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Implementing an ERP in three easy steps

ERP (Enterprise Resource Planning) is a fancy term for the technological work horse of your company. Companies such as SAP, NetSuite, and Oracle are household names in this sector. Other, smaller platforms are available too - even within these same companies (SAP Business One).

First and foremost, let's clear something up.

  1. An ERP System is not a financial system even though it can help manage your finances.

  2. An ERP System is not an operational system even though it can manage your supply chain.

  3. An ERP System isn't an HR system even though it can manage staff headcount and payroll.

An ERP System does all of these things and combines it so that you can manage your business more effectively.

The real question is, do you need one?


Step 1 - Determine whether you need an ERP system

Do you need an ERP system? That's first step to implementation, and it depends on the type of business you're running. ERPs can manage supply chains, inventory, financial data (cash, income, expenditure, and balance sheet), human resources and payroll. A good way to determine whether your company needs an ERP system is to determine how you plan to manage your company's data.


If your company is straightforward and you don't need to manage a lot of data, a full ERP system might not be necessary. Financial data can be managed in less powerful software, such as QuickBooks or Sage Intaact. These more simple, but very powerful systems include the basic financial reporting your company needs and can create simple and easy to use operational reports. While these programs are lighter, they still can handle outside vendor integrations from your operational systems, HR, and payroll.


However, if your company has more than just basic financials or has higher level internal control standards, a simple software probably isn't going to work. While some of the simple platforms do offer user access controls and separation of duties, simple platforms will not offer robust supply chain management, financial planning and analysis, or more complicated financial reporting. Choose robust ERP system if your company manages large amount of financial data, customized budgeting, and has implemented strong internal controls.


And yes, most financial systems - whether large ERP or small - can integrate with your Saas platforms and services. So, if you are using software specific to your industry, QuickBooks or Sage can easily compliment your existing processes.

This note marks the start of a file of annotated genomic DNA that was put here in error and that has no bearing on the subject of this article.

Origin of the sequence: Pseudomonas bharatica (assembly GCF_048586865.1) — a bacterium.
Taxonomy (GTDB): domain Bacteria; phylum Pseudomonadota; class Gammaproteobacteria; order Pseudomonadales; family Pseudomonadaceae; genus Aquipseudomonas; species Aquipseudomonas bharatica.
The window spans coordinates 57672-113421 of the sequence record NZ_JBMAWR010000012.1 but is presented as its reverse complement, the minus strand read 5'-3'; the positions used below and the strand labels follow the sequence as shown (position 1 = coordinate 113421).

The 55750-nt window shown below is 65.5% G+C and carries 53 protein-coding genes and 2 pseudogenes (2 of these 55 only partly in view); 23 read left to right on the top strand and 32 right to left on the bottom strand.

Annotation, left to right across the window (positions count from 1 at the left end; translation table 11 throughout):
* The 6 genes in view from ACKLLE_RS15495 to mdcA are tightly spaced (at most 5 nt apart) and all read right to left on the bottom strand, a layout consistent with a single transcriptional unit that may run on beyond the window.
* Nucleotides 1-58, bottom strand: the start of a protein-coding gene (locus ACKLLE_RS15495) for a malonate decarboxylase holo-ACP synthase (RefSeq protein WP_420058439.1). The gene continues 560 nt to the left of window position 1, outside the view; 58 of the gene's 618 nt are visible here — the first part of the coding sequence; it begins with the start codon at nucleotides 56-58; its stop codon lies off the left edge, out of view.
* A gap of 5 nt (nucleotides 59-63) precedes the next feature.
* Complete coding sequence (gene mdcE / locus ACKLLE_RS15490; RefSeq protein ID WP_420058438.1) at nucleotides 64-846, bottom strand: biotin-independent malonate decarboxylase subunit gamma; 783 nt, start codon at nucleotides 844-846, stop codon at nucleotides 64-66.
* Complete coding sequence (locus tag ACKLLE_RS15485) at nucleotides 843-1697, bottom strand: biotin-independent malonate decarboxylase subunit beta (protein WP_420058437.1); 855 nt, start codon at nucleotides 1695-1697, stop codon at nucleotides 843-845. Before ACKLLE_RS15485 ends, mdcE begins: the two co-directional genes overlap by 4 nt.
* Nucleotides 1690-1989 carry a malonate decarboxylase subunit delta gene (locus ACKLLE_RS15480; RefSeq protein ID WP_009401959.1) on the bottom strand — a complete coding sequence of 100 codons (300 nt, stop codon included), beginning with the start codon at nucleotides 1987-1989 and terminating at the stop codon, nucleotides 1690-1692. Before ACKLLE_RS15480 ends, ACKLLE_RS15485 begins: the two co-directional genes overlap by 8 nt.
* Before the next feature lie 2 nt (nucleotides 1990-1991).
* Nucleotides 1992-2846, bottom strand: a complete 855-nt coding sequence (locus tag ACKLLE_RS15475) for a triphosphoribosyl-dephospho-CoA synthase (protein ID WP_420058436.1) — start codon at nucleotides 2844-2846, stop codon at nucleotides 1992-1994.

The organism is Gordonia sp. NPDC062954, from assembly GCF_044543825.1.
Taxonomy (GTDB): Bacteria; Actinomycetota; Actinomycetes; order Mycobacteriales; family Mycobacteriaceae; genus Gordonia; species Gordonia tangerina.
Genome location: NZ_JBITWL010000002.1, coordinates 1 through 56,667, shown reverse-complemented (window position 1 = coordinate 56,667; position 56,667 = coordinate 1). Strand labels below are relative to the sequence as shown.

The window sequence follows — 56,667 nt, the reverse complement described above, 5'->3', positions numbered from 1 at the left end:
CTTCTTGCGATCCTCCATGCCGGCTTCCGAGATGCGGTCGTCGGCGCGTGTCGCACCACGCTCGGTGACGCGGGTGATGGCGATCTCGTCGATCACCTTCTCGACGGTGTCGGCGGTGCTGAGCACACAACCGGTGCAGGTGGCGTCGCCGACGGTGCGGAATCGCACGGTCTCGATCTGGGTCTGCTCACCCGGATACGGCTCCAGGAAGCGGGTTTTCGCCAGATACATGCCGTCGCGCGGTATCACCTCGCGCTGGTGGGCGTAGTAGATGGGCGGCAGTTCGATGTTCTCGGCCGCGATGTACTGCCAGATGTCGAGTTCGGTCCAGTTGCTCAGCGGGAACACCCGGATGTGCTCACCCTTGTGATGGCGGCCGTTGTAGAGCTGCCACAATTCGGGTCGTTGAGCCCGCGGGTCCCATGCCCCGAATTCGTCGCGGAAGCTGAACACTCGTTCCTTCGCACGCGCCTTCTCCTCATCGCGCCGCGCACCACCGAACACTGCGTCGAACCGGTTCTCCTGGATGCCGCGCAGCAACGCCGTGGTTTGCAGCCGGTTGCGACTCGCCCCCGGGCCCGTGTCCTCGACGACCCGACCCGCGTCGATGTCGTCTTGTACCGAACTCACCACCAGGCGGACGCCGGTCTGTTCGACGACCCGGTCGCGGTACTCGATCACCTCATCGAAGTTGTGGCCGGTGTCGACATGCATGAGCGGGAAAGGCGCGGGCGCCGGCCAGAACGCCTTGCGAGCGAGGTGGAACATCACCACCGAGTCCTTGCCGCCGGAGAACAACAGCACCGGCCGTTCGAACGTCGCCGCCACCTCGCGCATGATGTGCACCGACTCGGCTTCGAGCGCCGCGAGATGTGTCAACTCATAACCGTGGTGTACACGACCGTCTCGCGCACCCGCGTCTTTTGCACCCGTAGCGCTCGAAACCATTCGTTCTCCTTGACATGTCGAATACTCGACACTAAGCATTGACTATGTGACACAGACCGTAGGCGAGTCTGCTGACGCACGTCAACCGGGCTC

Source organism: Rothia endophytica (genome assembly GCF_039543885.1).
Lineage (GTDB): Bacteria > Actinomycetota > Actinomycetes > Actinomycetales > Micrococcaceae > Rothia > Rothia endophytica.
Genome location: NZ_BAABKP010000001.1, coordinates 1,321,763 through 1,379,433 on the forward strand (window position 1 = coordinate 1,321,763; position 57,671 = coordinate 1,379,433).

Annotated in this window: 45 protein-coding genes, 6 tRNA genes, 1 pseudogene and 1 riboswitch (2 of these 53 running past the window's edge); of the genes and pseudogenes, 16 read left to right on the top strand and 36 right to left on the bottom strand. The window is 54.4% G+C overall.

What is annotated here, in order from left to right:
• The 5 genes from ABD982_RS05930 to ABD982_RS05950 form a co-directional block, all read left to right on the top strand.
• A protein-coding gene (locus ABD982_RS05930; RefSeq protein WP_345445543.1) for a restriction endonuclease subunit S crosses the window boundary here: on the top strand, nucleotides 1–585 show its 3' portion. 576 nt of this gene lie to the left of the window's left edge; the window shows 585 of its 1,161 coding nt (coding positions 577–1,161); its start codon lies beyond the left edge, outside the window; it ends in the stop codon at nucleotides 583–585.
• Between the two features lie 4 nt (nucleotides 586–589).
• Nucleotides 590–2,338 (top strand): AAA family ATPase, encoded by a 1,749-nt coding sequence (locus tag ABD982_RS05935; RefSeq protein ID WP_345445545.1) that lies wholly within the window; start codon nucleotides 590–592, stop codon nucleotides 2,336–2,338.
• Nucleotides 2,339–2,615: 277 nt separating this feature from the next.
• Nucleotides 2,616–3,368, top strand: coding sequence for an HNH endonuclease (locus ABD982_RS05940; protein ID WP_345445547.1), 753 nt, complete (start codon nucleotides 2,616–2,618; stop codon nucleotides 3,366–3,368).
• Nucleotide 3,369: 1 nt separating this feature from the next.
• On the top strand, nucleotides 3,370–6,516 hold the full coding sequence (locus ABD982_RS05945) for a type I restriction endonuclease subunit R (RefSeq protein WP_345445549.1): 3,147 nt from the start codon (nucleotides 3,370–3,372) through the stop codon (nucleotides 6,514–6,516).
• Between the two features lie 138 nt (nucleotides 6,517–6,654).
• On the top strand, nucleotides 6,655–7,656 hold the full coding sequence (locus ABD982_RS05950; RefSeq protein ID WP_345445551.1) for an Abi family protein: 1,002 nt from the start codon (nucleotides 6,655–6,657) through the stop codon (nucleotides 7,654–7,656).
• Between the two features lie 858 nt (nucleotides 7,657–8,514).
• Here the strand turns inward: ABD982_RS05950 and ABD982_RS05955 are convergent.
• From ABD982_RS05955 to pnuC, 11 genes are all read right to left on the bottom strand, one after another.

Step 2 - Determine your outputs

Now that you've determined that which type of ERP system is required, map out the ways that you will use this system. Generally, there are four major areas that you need to map out.

  • External financials reporting - Who outside of the company needs to know your financial performance? Investors and banks are usually the first to come to mind, but don't forget taxes! Many higher quality ERP systems come with modules built in for many tax jurisdictions, but determine what types of numbers you'll need to report (income streams, non-cash income, cash) and how that information is presented.

  • Internal MIS and budgeting - How does your company run itself? Are there separate departments with different budget areas? How does the company attribute shared costs (e.g. Finance, HR, Legal, building, equipment)? What types of users need these reports and what information will they be privy to?

  • Supply chain - In a goods based industry, this could be inventory or materials used to build new products and their storage. In a service based industry, your supply chain is staff and their associated costs. You may have staff working in different offices, from home, or in a hybrid model, and your ERP system can be configured to apply those costs to those areas.

  • Approvals - It's important to delegate, and a good ERP system supports delegation of authority. Who do you expect to approve transactions and journal entries? Are there certain vendors or customer types and values that certain managers need to review and approve? Map this out.

Once you've determined your outputs, you can now determine what your actual needs are. Not all ERP systems are created equal. While they are all database systems, their user experiences and master data tend to be different, and the costs of customization can vary. By having a clear list of needs, you don't need to worry about selecting the wrong ERP system.


Step 3 - Procure and implement

Now, you can reach out to ERP providers and determine what fits your budget. Make a decision, it should be easy! The work was already done.


To implement, take your outputs and map them to the master data fields within your selected ERP System. A few test transactions will confirm that they're appearing correctly in your financial reports. You can delete (or reverse) these test transactions and process all opening balances and financial data. Pay attention to fields which you want as mandatory so that no transaction is posted without the correct master data.


Seems like a lot? At Advancing to IPO we specialize in ERP implementation confirming that your financial reports are prepared correctly, your processes are sound, and that user access and separation of duties is well controlled. If you're considering a new ERP system, contact us today!


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